GlaxoSmithKline say that they are “committed to the highest ethical standards” but have a bribery problem. Christine Lagarde of the IMF advises that banks remain unchanged since the financial crisis.  The UK National Heath Service would crash planes regularly if it were an airline according to its inquiry chairman. And the FT’s Chief Economics correspondent laments the crisis of capitalism but sees no alternative. All in the same day.

At a London conference for “Inclusive Capitalism”, held within the same 24-hour news period, we also heard the narrative that change is vital for the survival of capitalism in the 21st Century. This is, of course, nothing new. It builds on a much broader movement calling for true purpose in doing business and in running our public service organizations. The problem with this narrative is that there is much rhetoric but little in the way of solutions offered. This is because there are very few who understand how we need to change.

At MI, we spend a lot of time contemplating the value question. Who gets value from our organizations? It is our firmly held view that organizations who focus on, and operate according to, the maximization of societal value, will actually maximize their own long term value. The most mature create the most wealth for the people and by the people.

A key Maturity “pillar” is an organization’s value motive so it is something we also measure – many firms talk about providing value to society, or aspire to it, but often their values may not be truly embedded or their internal systems (e.g. reward) may be geared to conflict with this aim. In both situations behaviour will typically skew firms away from it.

We have talked about societal value before and how our current business paradigm has created damage for us all. Our starting point is to look at value and how we can generate more value in simple terms – output, financials (revenue & cost), and quality. This applies to both private and public service organizations (for example, in a hospital, quality would include safety & standards of care).

There are many drivers of value. For example, innovation can drive these value aspects in a number of ways e.g. within healthcare, new approaches to become more cost efficient (without creating greater damage in quality terms), or using more effective (better quality) wound care. So value creation is framed as an overall increase or improvement in output, revenue/cost, and quality. Cost efficiency, which is often a primary goal of both private firms and government departments, should be considered in terms of total value (e.g. a surgeon can be highly efficient but harm the patient, or perhaps can only work at the highest standards that come at an unaffordable cost). Value therefore incorporates efficiency and effectiveness, doing what is fit for purpose at a price society can afford.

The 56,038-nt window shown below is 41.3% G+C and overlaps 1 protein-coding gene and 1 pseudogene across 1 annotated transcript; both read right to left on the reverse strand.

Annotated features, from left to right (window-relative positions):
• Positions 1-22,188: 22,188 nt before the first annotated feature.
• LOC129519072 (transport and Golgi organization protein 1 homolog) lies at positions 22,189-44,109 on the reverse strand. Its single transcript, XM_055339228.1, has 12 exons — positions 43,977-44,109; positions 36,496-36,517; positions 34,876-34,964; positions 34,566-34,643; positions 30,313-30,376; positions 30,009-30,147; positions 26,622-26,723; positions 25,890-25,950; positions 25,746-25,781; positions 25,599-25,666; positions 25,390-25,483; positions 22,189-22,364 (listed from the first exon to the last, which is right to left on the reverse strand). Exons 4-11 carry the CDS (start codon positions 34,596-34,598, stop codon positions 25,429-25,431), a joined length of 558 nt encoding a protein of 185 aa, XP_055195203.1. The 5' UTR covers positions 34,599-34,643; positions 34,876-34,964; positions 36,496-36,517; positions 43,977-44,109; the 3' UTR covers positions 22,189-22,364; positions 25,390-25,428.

We seek to quantify value (and added value) in monetary terms (or make our best attempt) e.g. an investment in better patient service in a hospital might mean fewer complaints, staff being able to focus more on clinical issues, happier patients (and possibly better patient outcomes) etc. – not easy perhaps, but we can look at cost of investment versus anticipated benefits. We would start with a clear ‘baseline’ (e.g. measure patient outcomes, costs and satisfaction all at the same time) and then agree progress measures before monitoring over a given period (e.g. outcomes and satisfaction will hopefully improve while costs remain constant – exactly what the UK NHS has to do to survive within current budget constraints). And of course, it’s the human element (or in MI terms, the organization & HR maturity) that will be the key to any success (or failure) to create this additional value.

In theory, the public sector will generally look at broader aspects when looking at value for taxpayer money. Unfortunately, in the UK, the public sector has tended to focus more on cost efficiency to the detriment of other aspects of value. Professor Stephen Bach, interviewed by the BBC last year highlighted how this focus was manifesting in terms of societal value deterioration.

In terms of the private sector, there is clear evidence that it is not overly embroiled in wider value discussions (only by the small minority who we would argue are more “mature”). For Lagarde, the Banks remain the same and largely in denial about their responsibility for the GFC. Only last week I had conversations with managers from two major multinationals, who are either cutting staff or freezing permanent employee headcount – they both made it clear that no evaluation of value (other than cost) had been made in respect of this decision making and that they fully expect poor outcomes – e.g. temp workers to increase or former redundant staff to return as consultants, meaning cost efficiencies will not arise in the manner claimed, while output & quality (risk) issues are anticipated to arise as a result.

MI considers that value (& value motive) equates to an organization’s values i.e. those driven by profit without appropriate societal (human) values help to create an environment where ‘Rana Plazas’ can arise; those who are driven by purely ethical values (e.g. diversity advocates around quotas) can lose sight of the need for broader societal outcomes; while those with whole system, societal values get the best outcomes from the best use of human capital.

Our idea is simple. We need to engage more organizations in a discussion about their own maturity, how they can leverage more value and lower operational risk with respect to all human capital, and how this will be of benefit for us all. The solutions are not necessarily easy to implement and will not happen overnight but they are not difficult to understand. Until more firms do this, we will remain on our present course and stuck within our current paradigm.



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